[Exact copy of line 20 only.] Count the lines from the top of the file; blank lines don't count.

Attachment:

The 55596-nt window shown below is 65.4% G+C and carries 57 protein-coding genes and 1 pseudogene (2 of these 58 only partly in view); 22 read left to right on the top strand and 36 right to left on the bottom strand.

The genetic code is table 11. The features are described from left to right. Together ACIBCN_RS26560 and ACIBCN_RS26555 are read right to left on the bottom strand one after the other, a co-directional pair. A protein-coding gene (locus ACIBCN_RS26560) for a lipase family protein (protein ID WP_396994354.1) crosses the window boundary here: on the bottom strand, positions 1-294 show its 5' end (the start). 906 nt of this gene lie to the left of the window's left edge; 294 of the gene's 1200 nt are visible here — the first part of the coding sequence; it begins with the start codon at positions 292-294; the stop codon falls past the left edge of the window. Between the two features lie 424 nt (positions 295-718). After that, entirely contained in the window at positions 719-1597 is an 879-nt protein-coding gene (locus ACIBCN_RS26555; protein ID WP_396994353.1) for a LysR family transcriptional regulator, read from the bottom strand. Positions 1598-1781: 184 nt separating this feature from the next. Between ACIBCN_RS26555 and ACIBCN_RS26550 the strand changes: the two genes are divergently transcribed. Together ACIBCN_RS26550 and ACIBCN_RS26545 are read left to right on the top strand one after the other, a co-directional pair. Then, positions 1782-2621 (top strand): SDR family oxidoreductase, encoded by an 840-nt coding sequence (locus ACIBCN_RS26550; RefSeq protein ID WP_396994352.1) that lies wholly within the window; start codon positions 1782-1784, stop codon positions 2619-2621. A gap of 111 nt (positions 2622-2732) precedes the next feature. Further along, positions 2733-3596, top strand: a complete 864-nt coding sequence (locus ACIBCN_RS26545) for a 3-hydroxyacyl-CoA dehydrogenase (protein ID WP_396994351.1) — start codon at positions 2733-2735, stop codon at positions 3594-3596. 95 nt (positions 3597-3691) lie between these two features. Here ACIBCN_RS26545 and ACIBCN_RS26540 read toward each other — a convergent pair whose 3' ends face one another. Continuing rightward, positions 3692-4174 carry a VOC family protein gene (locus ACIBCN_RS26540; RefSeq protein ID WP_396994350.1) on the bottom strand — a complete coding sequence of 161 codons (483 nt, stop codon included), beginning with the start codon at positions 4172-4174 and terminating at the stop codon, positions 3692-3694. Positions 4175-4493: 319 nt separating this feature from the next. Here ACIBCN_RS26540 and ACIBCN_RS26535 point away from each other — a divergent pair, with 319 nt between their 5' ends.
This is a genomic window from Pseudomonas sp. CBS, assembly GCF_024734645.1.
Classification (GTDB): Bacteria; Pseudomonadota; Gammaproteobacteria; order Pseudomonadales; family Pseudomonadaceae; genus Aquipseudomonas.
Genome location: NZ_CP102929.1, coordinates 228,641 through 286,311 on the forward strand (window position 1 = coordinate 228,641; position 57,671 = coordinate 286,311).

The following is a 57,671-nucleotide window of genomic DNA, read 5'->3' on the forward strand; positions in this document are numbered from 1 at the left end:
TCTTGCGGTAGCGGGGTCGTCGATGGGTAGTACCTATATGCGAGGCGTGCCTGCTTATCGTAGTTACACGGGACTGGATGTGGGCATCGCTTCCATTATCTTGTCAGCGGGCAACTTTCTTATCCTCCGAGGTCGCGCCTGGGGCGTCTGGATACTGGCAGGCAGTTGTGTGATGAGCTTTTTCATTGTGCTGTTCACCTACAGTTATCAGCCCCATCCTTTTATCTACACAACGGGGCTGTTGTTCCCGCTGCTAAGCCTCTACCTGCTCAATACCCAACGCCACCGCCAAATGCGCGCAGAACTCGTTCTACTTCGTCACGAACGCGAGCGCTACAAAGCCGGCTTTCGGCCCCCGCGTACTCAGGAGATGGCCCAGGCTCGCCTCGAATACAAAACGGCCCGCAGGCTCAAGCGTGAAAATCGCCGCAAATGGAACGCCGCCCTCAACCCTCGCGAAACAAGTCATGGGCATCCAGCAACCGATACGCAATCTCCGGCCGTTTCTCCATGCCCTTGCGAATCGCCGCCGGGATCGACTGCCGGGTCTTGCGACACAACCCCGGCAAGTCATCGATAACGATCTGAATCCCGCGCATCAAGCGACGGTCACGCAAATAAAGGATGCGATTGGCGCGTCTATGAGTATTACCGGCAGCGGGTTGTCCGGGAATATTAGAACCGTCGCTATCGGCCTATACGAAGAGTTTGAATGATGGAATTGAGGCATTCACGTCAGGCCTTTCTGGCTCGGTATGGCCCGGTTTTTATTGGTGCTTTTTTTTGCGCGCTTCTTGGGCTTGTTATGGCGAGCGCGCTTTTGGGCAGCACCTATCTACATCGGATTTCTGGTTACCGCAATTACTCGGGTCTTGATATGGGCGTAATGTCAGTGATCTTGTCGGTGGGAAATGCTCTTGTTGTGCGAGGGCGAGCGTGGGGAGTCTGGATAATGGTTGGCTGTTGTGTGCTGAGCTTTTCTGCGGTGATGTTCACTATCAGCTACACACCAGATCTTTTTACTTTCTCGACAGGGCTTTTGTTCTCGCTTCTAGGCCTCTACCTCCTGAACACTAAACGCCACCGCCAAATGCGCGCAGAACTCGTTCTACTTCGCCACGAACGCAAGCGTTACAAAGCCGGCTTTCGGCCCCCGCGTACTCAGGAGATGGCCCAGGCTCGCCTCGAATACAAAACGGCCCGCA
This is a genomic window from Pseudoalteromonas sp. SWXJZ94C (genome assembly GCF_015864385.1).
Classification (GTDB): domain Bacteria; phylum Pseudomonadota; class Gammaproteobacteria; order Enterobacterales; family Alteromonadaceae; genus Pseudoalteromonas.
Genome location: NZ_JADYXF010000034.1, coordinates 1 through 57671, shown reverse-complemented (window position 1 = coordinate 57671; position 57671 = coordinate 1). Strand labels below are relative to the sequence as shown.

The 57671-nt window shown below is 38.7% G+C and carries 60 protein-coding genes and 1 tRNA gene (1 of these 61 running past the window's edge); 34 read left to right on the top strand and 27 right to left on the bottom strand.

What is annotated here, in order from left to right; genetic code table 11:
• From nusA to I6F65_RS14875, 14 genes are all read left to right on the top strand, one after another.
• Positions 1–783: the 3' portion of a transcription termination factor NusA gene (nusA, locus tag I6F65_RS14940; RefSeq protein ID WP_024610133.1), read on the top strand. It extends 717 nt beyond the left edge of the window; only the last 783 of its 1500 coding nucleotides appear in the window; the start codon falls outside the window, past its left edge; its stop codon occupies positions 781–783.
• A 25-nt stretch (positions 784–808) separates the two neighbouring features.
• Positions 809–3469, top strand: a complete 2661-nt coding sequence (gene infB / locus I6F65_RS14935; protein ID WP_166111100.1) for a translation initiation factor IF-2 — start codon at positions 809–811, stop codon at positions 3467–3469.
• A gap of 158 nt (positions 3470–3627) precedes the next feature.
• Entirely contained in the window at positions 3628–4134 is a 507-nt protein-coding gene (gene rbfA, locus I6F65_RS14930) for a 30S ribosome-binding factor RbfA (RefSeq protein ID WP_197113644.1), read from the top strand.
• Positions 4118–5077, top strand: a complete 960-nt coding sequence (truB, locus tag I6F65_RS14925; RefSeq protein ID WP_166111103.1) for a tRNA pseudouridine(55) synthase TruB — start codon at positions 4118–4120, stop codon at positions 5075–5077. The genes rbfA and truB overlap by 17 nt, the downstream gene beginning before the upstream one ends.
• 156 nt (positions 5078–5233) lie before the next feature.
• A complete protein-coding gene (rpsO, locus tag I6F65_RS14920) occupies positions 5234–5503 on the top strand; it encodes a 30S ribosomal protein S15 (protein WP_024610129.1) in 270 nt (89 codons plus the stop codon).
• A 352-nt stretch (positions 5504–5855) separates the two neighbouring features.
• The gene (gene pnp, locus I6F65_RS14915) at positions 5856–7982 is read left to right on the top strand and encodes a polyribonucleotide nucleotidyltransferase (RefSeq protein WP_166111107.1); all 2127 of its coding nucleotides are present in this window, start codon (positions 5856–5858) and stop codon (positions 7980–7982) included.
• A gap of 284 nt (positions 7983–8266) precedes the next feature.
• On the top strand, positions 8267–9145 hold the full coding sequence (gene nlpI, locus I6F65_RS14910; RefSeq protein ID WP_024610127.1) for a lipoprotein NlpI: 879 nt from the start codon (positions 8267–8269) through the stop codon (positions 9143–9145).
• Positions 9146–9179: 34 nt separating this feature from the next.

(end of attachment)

• 156 nt (positions 5078–5233) lie before the next feature.